If you are going to invest in a business and you are not going to own enough equity to provide you a majority controlling interest in that business, there are important points to consider when making that investment.
Selling your company, after a lifetime of work or a few short years, is an exciting time. Unless you have a buyer, you may need to hire a business broker to identify the right buyer. A broker can add significant value to a transaction, but it’s important to make sure you both have the same expectations. An experienced lawyer can help you understand the potential consequences of the Broker’s engagement letter.
Disputes between owners of a business can be some of the most difficult to resolve. Part of the solution is to document the ownership of the business from the beginning of the relationship. I am sure you have heard someone say: “It is easier to do it right the first time than to try to fix it when an issue arises.” There is a lot of truth in that statement.
When a typical Florida homeowner thinks of homestead laws, their first thought is usually of reduced property taxes. Florida’s homestead laws cover more than just property taxes; they also govern creditor rights and how homestead property can be distributed at death.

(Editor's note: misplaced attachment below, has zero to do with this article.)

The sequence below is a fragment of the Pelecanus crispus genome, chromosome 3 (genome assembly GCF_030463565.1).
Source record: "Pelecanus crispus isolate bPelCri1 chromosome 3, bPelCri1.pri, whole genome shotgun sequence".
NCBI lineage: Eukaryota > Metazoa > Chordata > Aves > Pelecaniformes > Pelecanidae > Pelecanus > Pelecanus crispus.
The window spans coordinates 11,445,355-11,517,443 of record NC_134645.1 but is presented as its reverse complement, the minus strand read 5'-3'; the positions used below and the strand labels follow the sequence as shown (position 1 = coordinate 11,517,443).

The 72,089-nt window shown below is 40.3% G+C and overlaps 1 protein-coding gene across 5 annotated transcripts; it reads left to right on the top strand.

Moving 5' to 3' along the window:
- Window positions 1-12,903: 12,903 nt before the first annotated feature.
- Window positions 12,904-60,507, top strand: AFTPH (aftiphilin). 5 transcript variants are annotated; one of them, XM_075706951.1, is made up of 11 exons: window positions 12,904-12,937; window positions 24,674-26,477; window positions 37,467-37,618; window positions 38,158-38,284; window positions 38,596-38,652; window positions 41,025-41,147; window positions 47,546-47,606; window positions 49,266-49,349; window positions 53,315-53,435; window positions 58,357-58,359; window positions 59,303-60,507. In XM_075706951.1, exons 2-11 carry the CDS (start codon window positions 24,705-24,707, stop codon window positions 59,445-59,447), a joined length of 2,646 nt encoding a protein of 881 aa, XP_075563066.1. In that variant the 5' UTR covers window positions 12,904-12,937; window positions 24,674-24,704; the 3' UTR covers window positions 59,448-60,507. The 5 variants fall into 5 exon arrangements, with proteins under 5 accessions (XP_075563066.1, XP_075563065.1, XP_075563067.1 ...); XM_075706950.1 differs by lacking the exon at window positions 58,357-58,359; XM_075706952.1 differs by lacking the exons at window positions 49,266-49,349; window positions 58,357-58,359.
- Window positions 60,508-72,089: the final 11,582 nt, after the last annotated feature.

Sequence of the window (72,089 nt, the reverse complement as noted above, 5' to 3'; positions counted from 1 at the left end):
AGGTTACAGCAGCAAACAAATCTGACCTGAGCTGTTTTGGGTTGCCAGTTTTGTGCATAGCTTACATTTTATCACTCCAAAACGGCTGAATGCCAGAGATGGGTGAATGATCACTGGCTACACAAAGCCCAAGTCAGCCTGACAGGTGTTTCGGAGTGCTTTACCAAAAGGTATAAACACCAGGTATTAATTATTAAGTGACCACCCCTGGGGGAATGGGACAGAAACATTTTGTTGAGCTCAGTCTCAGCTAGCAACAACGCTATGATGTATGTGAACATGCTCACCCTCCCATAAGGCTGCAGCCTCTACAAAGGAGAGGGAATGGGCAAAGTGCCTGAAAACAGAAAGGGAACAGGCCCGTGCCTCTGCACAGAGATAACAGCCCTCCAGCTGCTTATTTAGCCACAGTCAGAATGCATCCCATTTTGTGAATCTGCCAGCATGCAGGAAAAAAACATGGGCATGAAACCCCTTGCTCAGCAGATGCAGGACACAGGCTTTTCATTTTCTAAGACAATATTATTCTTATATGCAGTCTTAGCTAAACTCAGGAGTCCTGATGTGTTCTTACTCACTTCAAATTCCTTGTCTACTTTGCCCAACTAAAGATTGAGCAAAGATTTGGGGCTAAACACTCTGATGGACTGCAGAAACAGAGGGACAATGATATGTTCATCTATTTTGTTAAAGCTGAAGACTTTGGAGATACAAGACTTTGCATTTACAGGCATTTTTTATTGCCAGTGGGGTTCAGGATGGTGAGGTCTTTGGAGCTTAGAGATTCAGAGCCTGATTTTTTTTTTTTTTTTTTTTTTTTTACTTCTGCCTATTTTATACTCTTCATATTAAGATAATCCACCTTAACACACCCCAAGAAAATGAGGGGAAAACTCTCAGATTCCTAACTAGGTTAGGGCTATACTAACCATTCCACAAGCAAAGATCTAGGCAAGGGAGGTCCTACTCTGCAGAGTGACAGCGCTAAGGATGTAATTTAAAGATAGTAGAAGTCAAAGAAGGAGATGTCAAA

An estate plan is a coordinated plan that addresses the management and disposition of your assets in the event of death or disability. It’s comprised of two types of documents: (1) documents that control the disposition of your assets at death, i.e., a Last Will and Testament (and a Revocable Trust if you’re interested in privacy and limiting judicial oversight)
Prior to the passage of the new tax law in December 2017, an individual owning assets worth up to $5.49 million could avoid having to pay estate tax at death. Under the old tax law, only .2% of estates owed any estate tax to the IRS. Under the new tax law, the estate tax credit was increased from $5.49 million to $11.2 million, so even fewer estates will have to pay the estate tax.